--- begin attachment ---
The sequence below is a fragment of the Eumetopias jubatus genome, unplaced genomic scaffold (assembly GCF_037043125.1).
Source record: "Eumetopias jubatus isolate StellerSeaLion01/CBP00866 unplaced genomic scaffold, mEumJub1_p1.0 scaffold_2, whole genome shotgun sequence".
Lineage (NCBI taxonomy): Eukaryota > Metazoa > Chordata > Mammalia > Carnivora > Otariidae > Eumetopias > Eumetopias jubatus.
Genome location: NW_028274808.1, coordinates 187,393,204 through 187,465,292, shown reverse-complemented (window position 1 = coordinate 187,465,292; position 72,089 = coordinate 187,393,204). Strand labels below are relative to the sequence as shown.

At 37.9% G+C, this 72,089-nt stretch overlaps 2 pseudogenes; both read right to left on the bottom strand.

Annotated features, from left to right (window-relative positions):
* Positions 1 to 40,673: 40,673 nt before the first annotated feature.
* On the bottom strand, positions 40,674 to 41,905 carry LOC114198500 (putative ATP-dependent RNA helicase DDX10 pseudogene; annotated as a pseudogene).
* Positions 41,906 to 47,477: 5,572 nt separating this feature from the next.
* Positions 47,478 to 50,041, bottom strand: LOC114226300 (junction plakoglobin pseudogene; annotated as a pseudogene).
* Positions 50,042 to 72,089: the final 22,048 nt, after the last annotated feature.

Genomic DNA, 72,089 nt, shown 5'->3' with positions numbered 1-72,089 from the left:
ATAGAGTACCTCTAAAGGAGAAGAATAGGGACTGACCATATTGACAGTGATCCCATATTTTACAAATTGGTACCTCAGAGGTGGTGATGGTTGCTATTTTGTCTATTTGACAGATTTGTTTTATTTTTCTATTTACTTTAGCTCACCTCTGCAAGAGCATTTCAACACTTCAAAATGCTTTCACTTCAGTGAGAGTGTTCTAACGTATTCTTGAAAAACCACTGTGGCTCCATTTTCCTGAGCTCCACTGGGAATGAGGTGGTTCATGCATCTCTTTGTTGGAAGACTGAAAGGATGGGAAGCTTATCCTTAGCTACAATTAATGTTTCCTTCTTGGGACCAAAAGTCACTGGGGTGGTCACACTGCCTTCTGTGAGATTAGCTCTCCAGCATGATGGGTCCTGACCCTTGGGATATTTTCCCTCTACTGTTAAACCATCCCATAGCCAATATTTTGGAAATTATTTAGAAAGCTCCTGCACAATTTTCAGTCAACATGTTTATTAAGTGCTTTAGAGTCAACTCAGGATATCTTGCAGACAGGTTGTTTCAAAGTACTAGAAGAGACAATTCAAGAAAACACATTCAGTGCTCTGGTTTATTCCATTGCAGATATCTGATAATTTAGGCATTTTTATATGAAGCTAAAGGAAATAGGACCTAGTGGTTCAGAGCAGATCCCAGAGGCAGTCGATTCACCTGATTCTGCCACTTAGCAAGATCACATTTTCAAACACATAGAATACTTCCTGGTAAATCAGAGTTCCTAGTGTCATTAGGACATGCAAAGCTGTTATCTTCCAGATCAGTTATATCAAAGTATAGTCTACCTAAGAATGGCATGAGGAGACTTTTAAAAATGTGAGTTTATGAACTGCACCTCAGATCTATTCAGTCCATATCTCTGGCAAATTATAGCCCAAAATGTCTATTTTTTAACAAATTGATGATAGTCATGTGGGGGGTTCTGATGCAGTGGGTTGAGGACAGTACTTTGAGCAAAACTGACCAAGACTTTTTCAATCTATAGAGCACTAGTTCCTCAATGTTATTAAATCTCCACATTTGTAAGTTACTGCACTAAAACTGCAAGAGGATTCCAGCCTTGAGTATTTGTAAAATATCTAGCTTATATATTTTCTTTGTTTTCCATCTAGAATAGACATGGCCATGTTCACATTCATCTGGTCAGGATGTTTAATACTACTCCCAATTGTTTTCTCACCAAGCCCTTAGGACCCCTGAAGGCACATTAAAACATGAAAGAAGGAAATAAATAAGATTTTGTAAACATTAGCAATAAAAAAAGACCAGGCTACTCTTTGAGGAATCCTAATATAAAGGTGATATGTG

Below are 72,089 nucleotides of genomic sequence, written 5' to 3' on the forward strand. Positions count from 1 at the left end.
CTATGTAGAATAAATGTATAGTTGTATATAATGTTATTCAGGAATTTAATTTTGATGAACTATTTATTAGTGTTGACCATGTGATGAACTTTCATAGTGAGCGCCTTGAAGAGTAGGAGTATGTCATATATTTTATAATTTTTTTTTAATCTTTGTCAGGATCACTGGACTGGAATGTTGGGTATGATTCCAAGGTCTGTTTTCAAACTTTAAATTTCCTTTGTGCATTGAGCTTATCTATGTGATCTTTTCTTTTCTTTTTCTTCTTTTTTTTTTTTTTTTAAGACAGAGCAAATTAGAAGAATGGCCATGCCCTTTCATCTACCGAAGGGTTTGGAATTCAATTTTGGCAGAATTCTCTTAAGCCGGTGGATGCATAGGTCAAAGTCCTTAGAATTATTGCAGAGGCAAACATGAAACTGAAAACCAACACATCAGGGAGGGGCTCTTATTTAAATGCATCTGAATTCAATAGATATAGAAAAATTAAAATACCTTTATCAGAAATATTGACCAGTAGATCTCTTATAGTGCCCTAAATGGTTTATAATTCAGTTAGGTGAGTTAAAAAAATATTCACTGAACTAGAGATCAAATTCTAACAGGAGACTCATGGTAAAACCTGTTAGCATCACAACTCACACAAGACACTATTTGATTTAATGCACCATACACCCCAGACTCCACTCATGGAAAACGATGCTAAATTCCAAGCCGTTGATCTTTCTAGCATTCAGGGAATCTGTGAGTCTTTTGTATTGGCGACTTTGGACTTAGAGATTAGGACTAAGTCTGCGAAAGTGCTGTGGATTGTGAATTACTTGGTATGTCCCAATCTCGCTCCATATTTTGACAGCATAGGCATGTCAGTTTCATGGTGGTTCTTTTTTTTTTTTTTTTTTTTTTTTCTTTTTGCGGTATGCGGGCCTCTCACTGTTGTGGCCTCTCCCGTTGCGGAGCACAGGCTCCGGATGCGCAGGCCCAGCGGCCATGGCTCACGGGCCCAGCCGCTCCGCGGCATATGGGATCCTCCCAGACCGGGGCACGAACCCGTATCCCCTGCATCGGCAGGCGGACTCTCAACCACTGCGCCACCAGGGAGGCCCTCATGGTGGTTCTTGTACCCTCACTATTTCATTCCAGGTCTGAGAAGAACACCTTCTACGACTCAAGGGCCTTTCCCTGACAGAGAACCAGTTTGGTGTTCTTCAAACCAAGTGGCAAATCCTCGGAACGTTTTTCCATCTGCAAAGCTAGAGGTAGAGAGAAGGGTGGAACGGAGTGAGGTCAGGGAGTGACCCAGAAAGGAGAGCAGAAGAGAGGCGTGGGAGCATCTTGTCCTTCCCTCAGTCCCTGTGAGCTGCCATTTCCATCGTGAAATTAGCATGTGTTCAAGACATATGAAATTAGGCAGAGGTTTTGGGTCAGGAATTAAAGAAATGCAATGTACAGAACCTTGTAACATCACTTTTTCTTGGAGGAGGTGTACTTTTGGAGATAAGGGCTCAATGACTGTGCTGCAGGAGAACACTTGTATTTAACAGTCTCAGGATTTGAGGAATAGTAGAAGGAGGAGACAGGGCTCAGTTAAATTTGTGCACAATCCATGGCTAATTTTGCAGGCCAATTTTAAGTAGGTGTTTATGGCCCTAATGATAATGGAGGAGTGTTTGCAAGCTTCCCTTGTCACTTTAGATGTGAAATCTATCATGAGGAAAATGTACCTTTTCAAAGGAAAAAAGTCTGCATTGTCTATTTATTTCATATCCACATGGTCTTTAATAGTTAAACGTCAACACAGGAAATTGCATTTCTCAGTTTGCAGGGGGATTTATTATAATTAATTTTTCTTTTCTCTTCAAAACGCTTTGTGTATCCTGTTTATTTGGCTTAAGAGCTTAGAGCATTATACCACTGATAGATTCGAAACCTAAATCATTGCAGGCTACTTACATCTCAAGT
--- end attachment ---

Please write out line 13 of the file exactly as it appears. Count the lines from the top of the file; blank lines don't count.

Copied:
ATAGAGTACCTCTAAAGGAGAAGAATAGGGACTGACCATATTGACAGTGATCCCATATTTTACAAATTGGTACCTCAGAGGTGGTGATGGTTGCTATTTTGTCTATTTGACAGATTTGTTTTATTTTTCTATTTACTTTAGCTCACCTCTGCAAGAGCATTTCAACACTTCAAAATGCTTTCACTTCAGTGAGAGTGTTCTAACGTATTCTTGAAAAACCACTGTGGCTCCATTTTCCTGAGCTCCACTGGGAATGAGGTGGTTCATGCATCTCTTTGTTGGAAGACTGAAAGGATGGGAAGCTTATCCTTAGCTACAATTAATGTTTCCTTCTTGGGACCAAAAGTCACTGGGGTGGTCACACTGCCTTCTGTGAGATTAGCTCTCCAGCATGATGGGTCCTGACCCTTGGGATATTTTCCCTCTACTGTTAAACCATCCCATAGCCAATATTTTGGAAATTATTTAGAAAGCTCCTGCACAATTTTCAGTCAACATGTTTATTAAGTGCTTTAGAGTCAACTCAGGATATCTTGCAGACAGGTTGTTTCAAAGTACTAGAAGAGACAATTCAAGAAAACACATTCAGTGCTCTGGTTTATTCCATTGCAGATATCTGATAATTTAGGCATTTTTATATGAAGCTAAAGGAAATAGGACCTAGTGGTTCAGAGCAGATCCCAGAGGCAGTCGATTCACCTGATTCTGCCACTTAGCAAGATCACATTTTCAAACACATAGAATACTTCCTGGTAAATCAGAGTTCCTAGTGTCATTAGGACATGCAAAGCTGTTATCTTCCAGATCAGTTATATCAAAGTATAGTCTACCTAAGAATGGCATGAGGAGACTTTTAAAAATGTGAGTTTATGAACTGCACCTCAGATCTATTCAGTCCATATCTCTGGCAAATTATAGCCCAAAATGTCTATTTTTTAACAAATTGATGATAGTCATGTGGGGGGTTCTGATGCAGTGGGTTGAGGACAGTACTTTGAGCAAAACTGACCAAGACTTTTTCAATCTATAGAGCACTAGTTCCTCAATGTTATTAAATCTCCACATTTGTAAGTTACTGCACTAAAACTGCAAGAGGATTCCAGCCTTGAGTATTTGTAAAATATCTAGCTTATATATTTTCTTTGTTTTCCATCTAGAATAGACATGGCCATGTTCACATTCATCTGGTCAGGATGTTTAATACTACTCCCAATTGTTTTCTCACCAAGCCCTTAGGACCCCTGAAGGCACATTAAAACATGAAAGAAGGAAATAAATAAGATTTTGTAAACATTAGCAATAAAAAAAGACCAGGCTACTCTTTGAGGAATCCTAATATAAAGGTGATATGTG